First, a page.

Double‐Angle and Half‐Angle Identities

Special cases of the sum and difference formulas for sine and cosine yields what is known as the double‐angle identities and the half‐angle identities. First, using the sum identity for the sine,

sin 2α = sin (α + α)

sin 2α = sin α cos α + cos α sin α

sin 2α = 2 sin α cos α

Similarly for the cosine,



Using the Pythagorean identity, sin 2 α+cos 2α=1, two additional cosine identities can be derived.



and 



The half‐angle identities for the sine and cosine are derived from two of the cosine identities described earlier.




The sign of the two preceding functions depends on the quadrant in which the resulting angle is located.

Example 1: Find the exact value for sin 105° using the half‐angle identity.

In the following verification, remember that 105° is in the second quadrant, and sine functions in the second quadrant are positive. Also, 210° is in the third quadrant, and cosine functions in the third quadrant are negative. From Figure  1, the reference triangle of 210° in the third quadrant is a 30°–60°–90° triangle. Therefore, cos 210° = −cos 30°.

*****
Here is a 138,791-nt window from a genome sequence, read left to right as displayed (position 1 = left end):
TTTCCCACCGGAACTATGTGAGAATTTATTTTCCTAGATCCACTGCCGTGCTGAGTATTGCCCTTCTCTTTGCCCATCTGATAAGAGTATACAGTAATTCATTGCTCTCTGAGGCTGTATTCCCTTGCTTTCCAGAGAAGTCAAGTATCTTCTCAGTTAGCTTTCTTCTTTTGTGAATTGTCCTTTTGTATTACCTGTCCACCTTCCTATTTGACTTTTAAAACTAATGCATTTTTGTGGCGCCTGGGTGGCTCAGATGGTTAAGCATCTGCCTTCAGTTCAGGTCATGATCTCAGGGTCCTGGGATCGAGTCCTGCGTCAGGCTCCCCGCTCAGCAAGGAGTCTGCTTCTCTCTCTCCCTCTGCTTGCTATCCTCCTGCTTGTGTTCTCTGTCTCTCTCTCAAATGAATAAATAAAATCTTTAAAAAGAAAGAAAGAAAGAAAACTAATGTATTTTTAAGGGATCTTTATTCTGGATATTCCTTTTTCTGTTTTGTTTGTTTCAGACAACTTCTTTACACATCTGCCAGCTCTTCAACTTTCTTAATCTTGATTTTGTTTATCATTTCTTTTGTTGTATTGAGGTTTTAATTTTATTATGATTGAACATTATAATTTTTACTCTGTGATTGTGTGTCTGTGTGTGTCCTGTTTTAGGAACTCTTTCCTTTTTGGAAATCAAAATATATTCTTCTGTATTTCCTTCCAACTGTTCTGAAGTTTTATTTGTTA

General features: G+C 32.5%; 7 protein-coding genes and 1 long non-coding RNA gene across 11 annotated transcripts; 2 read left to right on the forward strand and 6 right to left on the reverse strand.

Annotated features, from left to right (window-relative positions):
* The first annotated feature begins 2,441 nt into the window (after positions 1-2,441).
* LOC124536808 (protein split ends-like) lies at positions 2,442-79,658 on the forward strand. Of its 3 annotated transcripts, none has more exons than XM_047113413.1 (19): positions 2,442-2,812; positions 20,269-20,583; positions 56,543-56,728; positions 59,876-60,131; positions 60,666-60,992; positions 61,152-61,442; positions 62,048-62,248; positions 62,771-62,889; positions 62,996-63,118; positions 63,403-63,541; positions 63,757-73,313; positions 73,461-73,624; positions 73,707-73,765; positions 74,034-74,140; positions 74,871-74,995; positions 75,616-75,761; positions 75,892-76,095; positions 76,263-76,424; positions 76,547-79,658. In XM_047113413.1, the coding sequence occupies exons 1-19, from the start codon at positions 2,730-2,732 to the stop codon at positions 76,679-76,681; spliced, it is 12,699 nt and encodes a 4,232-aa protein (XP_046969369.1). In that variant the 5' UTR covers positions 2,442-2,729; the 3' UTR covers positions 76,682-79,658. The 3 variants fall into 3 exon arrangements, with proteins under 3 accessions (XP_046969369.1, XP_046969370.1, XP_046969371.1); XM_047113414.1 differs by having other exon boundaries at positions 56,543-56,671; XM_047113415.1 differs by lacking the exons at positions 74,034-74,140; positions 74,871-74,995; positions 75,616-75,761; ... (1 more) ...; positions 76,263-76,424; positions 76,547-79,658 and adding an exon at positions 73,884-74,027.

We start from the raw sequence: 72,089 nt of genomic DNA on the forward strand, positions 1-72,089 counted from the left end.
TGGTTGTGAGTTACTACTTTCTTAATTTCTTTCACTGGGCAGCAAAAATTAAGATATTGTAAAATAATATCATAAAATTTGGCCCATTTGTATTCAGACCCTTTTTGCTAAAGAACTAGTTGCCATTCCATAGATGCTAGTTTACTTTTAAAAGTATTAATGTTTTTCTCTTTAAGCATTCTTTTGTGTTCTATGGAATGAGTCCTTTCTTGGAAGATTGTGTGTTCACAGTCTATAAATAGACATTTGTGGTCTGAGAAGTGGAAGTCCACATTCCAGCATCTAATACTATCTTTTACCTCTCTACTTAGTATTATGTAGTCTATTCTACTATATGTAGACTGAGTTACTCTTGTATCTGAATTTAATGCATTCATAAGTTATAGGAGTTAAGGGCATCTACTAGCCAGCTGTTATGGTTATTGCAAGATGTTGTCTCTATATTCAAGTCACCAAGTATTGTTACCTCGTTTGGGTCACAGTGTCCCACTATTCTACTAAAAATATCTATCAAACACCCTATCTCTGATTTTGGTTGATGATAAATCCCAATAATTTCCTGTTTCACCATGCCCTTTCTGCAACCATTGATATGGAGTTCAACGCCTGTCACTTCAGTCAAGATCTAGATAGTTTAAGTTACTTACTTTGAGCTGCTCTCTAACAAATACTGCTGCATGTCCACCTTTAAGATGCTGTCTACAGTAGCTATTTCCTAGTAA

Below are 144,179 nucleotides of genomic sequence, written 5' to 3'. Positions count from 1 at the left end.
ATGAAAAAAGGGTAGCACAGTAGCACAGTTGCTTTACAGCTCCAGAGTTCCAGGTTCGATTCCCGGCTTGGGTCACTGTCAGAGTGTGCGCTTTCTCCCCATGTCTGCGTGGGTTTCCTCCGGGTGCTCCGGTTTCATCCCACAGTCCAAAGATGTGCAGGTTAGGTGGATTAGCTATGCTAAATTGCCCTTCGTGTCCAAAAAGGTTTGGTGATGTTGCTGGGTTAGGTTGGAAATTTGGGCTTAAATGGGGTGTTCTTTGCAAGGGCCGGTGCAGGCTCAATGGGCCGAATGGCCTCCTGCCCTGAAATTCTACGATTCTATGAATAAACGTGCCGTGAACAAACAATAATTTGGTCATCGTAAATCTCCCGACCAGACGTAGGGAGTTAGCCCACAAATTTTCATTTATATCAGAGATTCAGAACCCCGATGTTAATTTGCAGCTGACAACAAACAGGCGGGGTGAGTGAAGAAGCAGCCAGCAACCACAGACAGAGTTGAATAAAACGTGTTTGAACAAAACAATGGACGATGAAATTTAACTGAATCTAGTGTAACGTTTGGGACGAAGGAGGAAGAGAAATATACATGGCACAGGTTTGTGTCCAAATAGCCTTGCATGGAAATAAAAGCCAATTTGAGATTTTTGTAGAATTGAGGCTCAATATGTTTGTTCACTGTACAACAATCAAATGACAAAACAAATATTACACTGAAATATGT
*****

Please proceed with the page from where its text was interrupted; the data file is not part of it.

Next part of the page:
Figure  1  
                 Drawing for Example 1.


Using the half‐angle identity for sine,



Example 2: Find the exact value for cos 165° using the half‐angle identity.

In the following verification, remember that 165° is in the second quadrant, and cosine functions in the second quadrant are negative. Also, 330° is in the fourth quadrant, and cosine functions in the fourth quadrant are positive. From Figure 2 , the reference triangle of 330° in the fourth quadrant is a 30°–60°–90° triangle. Therefore, cos 330° = cos 30°.





Figure  2
                 Drawing for Example 2.



Using the half‐angle identity for the cosine,



Example 3: Use the double‐angle identity to find the exact value for cos 2 x given that sin x = .

Because sin x is positive, angle x must be in the first or second quadrant. The sign of cos 2 x will depend on the size of angle x. If 0° < x < 45° or 135° < x < 180°, then 2 x will be in the first or fourth quadrant and cos2 x will be positive. On the other hand, if 45° < x < 90° or 90° < x < 135”, then 2 x will be in the second or third quadrant and cos 2 x will be negative.




Example 4: Verify the identity 1 − cos 2 x = tan x sin 2 x.